The sheer mention of the words Artificial Intelligence (AI) conjures up images of machines gaining self-awareness, quickly surpassing humans in intelligence and, ultimately, turning against their creators. HAL 9000, WORP, Skynet – these are but a few of the AI machines that have recently tried to annihilate the human race, at least on the silver screen.
While many, including billionaire inventor and entrepreneur Elon Musk, fear that such Hollywood blockbusters may one day become our reality, the industry consensus is that AI will most likely not wipe out humanity, at least not in the near future.
My favourite depiction of AI, and one that I think is not too far from today’s reality, comes from the movie Her. Starring Joaquin Phoenix and directed by Spike Jonze, the film is about Theodore, a lonely writer that falls in love with his AI operating system, Samantha.
While Samantha quickly becomes the centre of Theodore’s world, to her he is simply one of many ways she is experiencing and learning from the real world. In fact, Samantha’s fast processing allows her to hold multiple conversations not only with other users like Theodore, but also with other AI operating systems in her network.
Learning in this environment happens at an exponential rate and the AI quickly outgrows the knowledge of Theodore and all other humans. In short, humans outlive their usefulness.
The AIs, however, do not go out of their way to end humanity. They simply don’t care about us, in the same way that we humans rarely take the time to think about the thousands of ants crawling on the ground we walk on.
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While the movie suffers from some technical inaccuracies, it is quite likely that the majority of us will have an opportunity to interact with an operating system like Samantha over the next decade. Fuelled by better algorithms and exponentially growing computational ability, we can expect to see significant changes in AI over the next few years.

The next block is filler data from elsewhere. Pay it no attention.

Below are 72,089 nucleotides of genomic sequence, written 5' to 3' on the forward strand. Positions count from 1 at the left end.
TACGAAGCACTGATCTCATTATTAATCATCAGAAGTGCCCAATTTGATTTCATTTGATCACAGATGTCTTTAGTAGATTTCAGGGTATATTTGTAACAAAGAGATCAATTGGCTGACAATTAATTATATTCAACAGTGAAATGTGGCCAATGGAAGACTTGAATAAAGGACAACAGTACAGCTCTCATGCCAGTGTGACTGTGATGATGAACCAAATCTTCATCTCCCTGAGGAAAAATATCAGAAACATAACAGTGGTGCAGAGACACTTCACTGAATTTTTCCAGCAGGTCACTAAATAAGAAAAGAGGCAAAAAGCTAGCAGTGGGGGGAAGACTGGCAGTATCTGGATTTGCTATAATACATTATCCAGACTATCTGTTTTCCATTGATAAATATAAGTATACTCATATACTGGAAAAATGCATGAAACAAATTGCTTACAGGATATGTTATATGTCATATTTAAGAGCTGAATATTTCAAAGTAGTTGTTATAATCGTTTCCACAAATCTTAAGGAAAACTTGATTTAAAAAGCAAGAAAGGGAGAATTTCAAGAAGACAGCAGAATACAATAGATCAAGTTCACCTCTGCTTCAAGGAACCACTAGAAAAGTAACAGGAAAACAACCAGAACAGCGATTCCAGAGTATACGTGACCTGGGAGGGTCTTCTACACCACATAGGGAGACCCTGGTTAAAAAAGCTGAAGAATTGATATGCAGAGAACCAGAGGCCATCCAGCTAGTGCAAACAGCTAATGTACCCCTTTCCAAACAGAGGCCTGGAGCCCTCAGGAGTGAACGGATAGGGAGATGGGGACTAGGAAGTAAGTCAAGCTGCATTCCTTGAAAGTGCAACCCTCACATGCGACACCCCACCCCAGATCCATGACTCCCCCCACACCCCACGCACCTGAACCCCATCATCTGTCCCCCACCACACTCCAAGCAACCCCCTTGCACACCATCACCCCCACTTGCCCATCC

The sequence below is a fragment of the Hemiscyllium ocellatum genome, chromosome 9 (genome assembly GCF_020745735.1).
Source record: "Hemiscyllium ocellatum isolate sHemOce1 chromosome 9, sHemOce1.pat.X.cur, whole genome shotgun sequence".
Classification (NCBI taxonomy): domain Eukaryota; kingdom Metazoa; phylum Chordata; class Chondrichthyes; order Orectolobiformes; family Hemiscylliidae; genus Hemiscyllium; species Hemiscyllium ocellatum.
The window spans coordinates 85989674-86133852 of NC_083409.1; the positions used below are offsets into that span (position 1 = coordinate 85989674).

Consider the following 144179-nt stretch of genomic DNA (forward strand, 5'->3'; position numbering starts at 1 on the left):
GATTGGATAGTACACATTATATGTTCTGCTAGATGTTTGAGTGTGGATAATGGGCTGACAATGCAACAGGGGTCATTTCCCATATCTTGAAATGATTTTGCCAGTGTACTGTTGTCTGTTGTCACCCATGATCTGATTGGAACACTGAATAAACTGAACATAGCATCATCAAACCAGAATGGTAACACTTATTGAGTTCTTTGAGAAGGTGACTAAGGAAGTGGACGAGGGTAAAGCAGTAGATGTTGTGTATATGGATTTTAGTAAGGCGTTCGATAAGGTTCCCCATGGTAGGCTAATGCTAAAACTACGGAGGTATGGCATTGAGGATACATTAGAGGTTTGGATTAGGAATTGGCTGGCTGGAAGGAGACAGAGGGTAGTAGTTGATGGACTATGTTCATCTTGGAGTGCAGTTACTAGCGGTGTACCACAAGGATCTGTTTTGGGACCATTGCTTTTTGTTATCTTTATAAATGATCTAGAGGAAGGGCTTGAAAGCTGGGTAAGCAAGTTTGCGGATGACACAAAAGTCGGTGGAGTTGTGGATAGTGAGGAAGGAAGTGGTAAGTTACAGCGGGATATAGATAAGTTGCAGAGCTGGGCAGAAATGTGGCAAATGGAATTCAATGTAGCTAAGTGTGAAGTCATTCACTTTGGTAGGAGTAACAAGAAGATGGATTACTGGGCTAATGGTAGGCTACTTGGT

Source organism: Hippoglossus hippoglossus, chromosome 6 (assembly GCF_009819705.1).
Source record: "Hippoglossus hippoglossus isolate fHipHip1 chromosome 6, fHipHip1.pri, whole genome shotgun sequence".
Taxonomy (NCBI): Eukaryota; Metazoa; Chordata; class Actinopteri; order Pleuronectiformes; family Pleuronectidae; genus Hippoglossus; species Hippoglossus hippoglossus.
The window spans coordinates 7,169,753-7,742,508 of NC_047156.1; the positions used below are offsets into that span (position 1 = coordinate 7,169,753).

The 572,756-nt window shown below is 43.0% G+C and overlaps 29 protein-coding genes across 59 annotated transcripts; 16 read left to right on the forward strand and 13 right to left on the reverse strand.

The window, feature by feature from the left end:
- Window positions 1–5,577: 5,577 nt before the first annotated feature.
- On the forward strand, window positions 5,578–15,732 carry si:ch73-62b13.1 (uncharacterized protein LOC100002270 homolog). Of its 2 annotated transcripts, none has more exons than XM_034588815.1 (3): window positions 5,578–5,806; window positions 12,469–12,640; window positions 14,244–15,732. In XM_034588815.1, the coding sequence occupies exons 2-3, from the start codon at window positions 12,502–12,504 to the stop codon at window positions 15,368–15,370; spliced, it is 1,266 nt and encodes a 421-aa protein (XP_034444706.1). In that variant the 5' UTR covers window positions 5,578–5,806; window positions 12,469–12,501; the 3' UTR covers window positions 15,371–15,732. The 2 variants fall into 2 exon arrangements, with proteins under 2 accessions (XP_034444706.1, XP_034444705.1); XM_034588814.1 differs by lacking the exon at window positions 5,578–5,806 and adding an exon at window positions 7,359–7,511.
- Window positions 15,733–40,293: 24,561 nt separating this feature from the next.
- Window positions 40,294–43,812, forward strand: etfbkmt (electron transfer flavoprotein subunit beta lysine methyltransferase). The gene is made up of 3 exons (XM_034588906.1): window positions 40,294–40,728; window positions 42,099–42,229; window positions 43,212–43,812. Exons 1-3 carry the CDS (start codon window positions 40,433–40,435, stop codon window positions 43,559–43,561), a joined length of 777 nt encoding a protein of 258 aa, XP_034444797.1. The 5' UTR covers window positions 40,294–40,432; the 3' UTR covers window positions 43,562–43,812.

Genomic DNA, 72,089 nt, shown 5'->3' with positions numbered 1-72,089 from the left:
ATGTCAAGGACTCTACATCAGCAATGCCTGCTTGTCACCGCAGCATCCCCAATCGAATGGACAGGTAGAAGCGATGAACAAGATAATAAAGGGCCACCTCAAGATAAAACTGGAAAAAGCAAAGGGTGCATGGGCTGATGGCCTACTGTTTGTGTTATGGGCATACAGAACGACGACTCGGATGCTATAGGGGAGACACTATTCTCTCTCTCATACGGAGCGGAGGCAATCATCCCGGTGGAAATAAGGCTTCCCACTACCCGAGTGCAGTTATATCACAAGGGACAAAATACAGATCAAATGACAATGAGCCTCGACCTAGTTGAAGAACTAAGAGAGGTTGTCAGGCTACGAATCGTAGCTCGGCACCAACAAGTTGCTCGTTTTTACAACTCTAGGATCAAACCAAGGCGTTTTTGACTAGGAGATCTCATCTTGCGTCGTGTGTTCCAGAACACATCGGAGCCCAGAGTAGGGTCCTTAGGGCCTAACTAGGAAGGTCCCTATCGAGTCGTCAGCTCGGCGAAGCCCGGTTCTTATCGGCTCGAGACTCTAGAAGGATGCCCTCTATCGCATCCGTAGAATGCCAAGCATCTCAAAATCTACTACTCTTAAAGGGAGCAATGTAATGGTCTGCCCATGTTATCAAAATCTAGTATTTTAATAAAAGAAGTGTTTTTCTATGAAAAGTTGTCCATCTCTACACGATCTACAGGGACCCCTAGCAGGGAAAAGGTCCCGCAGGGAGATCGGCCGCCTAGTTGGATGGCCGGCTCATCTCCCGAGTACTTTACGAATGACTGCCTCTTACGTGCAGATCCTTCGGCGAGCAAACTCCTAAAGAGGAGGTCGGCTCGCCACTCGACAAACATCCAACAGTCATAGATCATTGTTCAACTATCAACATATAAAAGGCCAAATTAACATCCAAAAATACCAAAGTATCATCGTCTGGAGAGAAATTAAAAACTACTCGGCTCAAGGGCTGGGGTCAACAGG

Just consider how far we have come during the last 10 years, a decade that started with the Palm Treo 750 being considered the top-of-the-line smartphone. Today we have Siri, Cortana, and Alexa understanding our requests, responding to our queries, and providing us with the information we need. A Samantha-like AI from Her that passes the Turing test, i.e. is indistinguishable from speaking to another human, is not far behind.
Fuelling this advancement, particularly around language recognition and computer vision, is an area of AI called deep machine learning, or, simply, deep learning. Deep learning is not new.
It is the evolution of artificial neural networks, inspired by biological neural networks. This idea was first explored during the 1940s, but it wasn’t until recently that we’ve had the ability to truly test this approach. Prior to neural networks, AI approaches were largely based on trying to encode an understanding in machines through a set of rules.
For example, if you wanted to train a computer to identify cats, you would have to provide information about what a cat is supposed to look like: four legs, fur, pointy ears, mid-sized animal, etc. This did not prove to be a efficient path to accurate machine learning.